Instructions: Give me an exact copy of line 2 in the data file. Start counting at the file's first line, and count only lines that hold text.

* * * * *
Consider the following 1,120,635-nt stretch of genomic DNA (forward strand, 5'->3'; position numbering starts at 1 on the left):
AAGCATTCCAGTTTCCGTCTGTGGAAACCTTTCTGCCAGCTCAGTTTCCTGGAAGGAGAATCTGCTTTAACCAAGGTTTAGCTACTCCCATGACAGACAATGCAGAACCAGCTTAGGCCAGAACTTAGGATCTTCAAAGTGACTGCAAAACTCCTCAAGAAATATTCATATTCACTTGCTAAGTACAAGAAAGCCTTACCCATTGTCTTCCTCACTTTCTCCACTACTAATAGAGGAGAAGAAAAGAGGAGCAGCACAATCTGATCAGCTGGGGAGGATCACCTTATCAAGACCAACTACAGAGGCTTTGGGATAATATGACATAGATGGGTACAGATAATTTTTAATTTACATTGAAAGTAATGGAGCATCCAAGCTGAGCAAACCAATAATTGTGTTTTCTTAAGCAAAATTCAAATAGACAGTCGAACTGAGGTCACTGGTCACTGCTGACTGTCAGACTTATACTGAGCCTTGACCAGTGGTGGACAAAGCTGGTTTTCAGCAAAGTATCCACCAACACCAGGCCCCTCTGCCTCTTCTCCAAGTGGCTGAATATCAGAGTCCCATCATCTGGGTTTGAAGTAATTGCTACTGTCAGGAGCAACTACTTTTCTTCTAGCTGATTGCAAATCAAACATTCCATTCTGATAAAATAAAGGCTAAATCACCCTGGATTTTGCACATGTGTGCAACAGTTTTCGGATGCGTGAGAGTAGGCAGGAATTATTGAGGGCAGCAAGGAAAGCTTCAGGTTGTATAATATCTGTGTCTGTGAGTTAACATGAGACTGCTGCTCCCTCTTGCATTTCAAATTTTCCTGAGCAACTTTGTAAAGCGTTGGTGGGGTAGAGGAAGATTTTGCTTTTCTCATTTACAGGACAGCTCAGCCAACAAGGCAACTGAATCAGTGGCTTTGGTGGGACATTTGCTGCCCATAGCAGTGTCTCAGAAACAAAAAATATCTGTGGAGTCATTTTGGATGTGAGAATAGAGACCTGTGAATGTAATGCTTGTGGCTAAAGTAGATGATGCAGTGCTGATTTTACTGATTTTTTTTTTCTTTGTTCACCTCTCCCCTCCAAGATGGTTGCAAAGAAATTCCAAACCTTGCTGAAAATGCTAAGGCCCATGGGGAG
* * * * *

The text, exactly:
AAGCATTCCAGTTTCCGTCTGTGGAAACCTTTCTGCCAGCTCAGTTTCCTGGAAGGAGAATCTGCTTTAACCAAGGTTTAGCTACTCCCATGACAGACAATGCAGAACCAGCTTAGGCCAGAACTTAGGATCTTCAAAGTGACTGCAAAACTCCTCAAGAAATATTCATATTCACTTGCTAAGTACAAGAAAGCCTTACCCATTGTCTTCCTCACTTTCTCCACTACTAATAGAGGAGAAGAAAAGAGGAGCAGCACAATCTGATCAGCTGGGGAGGATCACCTTATCAAGACCAACTACAGAGGCTTTGGGATAATATGACATAGATGGGTACAGATAATTTTTAATTTACATTGAAAGTAATGGAGCATCCAAGCTGAGCAAACCAATAATTGTGTTTTCTTAAGCAAAATTCAAATAGACAGTCGAACTGAGGTCACTGGTCACTGCTGACTGTCAGACTTATACTGAGCCTTGACCAGTGGTGGACAAAGCTGGTTTTCAGCAAAGTATCCACCAACACCAGGCCCCTCTGCCTCTTCTCCAAGTGGCTGAATATCAGAGTCCCATCATCTGGGTTTGAAGTAATTGCTACTGTCAGGAGCAACTACTTTTCTTCTAGCTGATTGCAAATCAAACATTCCATTCTGATAAAATAAAGGCTAAATCACCCTGGATTTTGCACATGTGTGCAACAGTTTTCGGATGCGTGAGAGTAGGCAGGAATTATTGAGGGCAGCAAGGAAAGCTTCAGGTTGTATAATATCTGTGTCTGTGAGTTAACATGAGACTGCTGCTCCCTCTTGCATTTCAAATTTTCCTGAGCAACTTTGTAAAGCGTTGGTGGGGTAGAGGAAGATTTTGCTTTTCTCATTTACAGGACAGCTCAGCCAACAAGGCAACTGAATCAGTGGCTTTGGTGGGACATTTGCTGCCCATAGCAGTGTCTCAGAAACAAAAAATATCTGTGGAGTCATTTTGGATGTGAGAATAGAGACCTGTGAATGTAATGCTTGTGGCTAAAGTAGATGATGCAGTGCTGATTTTACTGATTTTTTTTTTCTTTGTTCACCTCTCCCCTCCAAGATGGTTGCAAAGAAATTCCAAACCTTGCTGAAAATGCTAAGGCCCATGGGGAG